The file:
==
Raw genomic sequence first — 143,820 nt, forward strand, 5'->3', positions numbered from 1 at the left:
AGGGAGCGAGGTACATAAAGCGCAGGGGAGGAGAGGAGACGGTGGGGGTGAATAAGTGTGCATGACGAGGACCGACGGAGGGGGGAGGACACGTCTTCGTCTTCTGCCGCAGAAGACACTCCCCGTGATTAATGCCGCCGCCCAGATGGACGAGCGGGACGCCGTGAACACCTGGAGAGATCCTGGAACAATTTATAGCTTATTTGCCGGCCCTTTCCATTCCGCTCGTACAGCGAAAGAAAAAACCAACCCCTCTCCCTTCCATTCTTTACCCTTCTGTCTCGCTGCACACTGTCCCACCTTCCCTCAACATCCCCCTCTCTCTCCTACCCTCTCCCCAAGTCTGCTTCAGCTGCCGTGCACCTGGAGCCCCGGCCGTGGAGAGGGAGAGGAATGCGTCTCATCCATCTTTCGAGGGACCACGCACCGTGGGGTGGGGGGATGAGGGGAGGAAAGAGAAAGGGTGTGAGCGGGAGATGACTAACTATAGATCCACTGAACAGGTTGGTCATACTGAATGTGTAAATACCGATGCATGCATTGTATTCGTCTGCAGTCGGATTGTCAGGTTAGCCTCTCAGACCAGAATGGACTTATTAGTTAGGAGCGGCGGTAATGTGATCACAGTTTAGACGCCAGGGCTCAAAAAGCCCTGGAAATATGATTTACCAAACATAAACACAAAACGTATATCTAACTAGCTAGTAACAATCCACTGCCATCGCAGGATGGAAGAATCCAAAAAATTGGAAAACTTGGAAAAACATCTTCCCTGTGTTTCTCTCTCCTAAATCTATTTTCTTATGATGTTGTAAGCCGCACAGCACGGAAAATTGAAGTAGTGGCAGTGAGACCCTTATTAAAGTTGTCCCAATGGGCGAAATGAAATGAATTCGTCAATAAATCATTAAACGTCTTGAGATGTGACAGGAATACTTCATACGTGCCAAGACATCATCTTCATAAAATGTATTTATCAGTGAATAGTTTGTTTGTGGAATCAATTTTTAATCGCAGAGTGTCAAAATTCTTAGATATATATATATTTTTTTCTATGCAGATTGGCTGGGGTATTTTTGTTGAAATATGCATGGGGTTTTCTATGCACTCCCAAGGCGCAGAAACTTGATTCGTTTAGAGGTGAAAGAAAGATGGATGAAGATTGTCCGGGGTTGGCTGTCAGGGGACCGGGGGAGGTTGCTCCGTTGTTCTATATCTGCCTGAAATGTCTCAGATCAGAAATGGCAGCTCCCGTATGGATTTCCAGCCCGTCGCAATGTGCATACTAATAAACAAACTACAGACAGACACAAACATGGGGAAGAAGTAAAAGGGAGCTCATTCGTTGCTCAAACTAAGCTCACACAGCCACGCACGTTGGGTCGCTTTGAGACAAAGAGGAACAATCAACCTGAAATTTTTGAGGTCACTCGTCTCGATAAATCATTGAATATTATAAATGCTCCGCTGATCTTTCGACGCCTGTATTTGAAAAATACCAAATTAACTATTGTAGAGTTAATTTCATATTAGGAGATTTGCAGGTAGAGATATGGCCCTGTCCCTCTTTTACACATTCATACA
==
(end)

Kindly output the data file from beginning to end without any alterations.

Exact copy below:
Raw genomic sequence first — 143,820 nt, forward strand, 5'->3', positions numbered from 1 at the left:
AGGGAGCGAGGTACATAAAGCGCAGGGGAGGAGAGGAGACGGTGGGGGTGAATAAGTGTGCATGACGAGGACCGACGGAGGGGGGAGGACACGTCTTCGTCTTCTGCCGCAGAAGACACTCCCCGTGATTAATGCCGCCGCCCAGATGGACGAGCGGGACGCCGTGAACACCTGGAGAGATCCTGGAACAATTTATAGCTTATTTGCCGGCCCTTTCCATTCCGCTCGTACAGCGAAAGAAAAAACCAACCCCTCTCCCTTCCATTCTTTACCCTTCTGTCTCGCTGCACACTGTCCCACCTTCCCTCAACATCCCCCTCTCTCTCCTACCCTCTCCCCAAGTCTGCTTCAGCTGCCGTGCACCTGGAGCCCCGGCCGTGGAGAGGGAGAGGAATGCGTCTCATCCATCTTTCGAGGGACCACGCACCGTGGGGTGGGGGGATGAGGGGAGGAAAGAGAAAGGGTGTGAGCGGGAGATGACTAACTATAGATCCACTGAACAGGTTGGTCATACTGAATGTGTAAATACCGATGCATGCATTGTATTCGTCTGCAGTCGGATTGTCAGGTTAGCCTCTCAGACCAGAATGGACTTATTAGTTAGGAGCGGCGGTAATGTGATCACAGTTTAGACGCCAGGGCTCAAAAAGCCCTGGAAATATGATTTACCAAACATAAACACAAAACGTATATCTAACTAGCTAGTAACAATCCACTGCCATCGCAGGATGGAAGAATCCAAAAAATTGGAAAACTTGGAAAAACATCTTCCCTGTGTTTCTCTCTCCTAAATCTATTTTCTTATGATGTTGTAAGCCGCACAGCACGGAAAATTGAAGTAGTGGCAGTGAGACCCTTATTAAAGTTGTCCCAATGGGCGAAATGAAATGAATTCGTCAATAAATCATTAAACGTCTTGAGATGTGACAGGAATACTTCATACGTGCCAAGACATCATCTTCATAAAATGTATTTATCAGTGAATAGTTTGTTTGTGGAATCAATTTTTAATCGCAGAGTGTCAAAATTCTTAGATATATATATATTTTTTTCTATGCAGATTGGCTGGGGTATTTTTGTTGAAATATGCATGGGGTTTTCTATGCACTCCCAAGGCGCAGAAACTTGATTCGTTTAGAGGTGAAAGAAAGATGGATGAAGATTGTCCGGGGTTGGCTGTCAGGGGACCGGGGGAGGTTGCTCCGTTGTTCTATATCTGCCTGAAATGTCTCAGATCAGAAATGGCAGCTCCCGTATGGATTTCCAGCCCGTCGCAATGTGCATACTAATAAACAAACTACAGACAGACACAAACATGGGGAAGAAGTAAAAGGGAGCTCATTCGTTGCTCAAACTAAGCTCACACAGCCACGCACGTTGGGTCGCTTTGAGACAAAGAGGAACAATCAACCTGAAATTTTTGAGGTCACTCGTCTCGATAAATCATTGAATATTATAAATGCTCCGCTGATCTTTCGACGCCTGTATTTGAAAAATACCAAATTAACTATTGTAGAGTTAATTTCATATTAGGAGATTTGCAGGTAGAGATATGGCCCTGTCCCTCTTTTACACATTCATACA